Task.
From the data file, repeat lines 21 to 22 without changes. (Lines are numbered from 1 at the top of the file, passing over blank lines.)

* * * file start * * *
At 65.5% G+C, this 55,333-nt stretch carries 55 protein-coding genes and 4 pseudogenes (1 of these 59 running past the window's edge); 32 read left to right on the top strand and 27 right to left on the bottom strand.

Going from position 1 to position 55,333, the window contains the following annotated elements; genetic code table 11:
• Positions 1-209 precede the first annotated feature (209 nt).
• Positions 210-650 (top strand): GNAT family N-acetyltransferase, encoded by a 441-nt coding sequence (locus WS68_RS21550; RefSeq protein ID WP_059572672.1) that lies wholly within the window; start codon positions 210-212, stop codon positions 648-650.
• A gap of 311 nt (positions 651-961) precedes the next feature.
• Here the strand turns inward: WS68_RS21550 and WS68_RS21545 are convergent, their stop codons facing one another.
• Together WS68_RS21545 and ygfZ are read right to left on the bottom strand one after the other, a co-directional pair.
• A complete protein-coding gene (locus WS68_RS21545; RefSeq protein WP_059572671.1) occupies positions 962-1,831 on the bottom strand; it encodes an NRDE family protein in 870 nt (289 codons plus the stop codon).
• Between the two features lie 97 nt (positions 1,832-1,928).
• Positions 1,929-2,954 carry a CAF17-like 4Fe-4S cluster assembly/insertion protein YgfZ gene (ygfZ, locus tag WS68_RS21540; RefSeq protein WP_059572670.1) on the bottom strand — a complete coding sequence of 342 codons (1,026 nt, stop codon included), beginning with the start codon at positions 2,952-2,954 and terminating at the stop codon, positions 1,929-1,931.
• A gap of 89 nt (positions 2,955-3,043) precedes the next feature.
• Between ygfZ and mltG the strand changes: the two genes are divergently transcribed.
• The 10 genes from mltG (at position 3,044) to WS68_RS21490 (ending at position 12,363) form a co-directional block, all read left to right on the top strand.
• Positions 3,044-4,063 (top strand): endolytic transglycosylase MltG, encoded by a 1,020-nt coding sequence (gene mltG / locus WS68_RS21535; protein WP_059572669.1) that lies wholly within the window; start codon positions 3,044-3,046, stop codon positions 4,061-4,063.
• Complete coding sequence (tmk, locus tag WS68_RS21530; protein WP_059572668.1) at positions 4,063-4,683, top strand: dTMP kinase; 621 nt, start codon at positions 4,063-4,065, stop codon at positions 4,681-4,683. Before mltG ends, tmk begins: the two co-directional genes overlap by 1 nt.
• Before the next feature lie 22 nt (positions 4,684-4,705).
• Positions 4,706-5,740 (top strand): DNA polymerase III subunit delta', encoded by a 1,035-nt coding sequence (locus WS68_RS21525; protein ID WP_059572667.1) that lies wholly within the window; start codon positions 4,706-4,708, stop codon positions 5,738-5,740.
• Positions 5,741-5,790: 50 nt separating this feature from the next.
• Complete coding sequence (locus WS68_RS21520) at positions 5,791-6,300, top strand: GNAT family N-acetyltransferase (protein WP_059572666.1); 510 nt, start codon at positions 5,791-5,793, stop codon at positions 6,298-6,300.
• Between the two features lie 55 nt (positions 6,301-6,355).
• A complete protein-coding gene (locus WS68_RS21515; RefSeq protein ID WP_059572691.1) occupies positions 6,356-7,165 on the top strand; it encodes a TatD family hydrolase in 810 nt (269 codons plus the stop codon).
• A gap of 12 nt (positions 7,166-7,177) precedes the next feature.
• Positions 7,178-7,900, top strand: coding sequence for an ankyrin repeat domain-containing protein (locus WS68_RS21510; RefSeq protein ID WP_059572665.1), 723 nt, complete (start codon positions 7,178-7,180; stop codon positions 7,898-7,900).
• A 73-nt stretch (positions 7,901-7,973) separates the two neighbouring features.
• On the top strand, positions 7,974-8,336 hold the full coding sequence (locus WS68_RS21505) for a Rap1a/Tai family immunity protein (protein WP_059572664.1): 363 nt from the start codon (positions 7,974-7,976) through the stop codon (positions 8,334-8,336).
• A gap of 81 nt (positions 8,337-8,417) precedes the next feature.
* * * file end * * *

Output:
• A complete protein-coding gene (locus WS68_RS21515; RefSeq protein ID WP_059572691.1) occupies positions 6,356-7,165 on the top strand; it encodes a TatD family hydrolase in 810 nt (269 codons plus the stop codon).
• A gap of 12 nt (positions 7,166-7,177) precedes the next feature.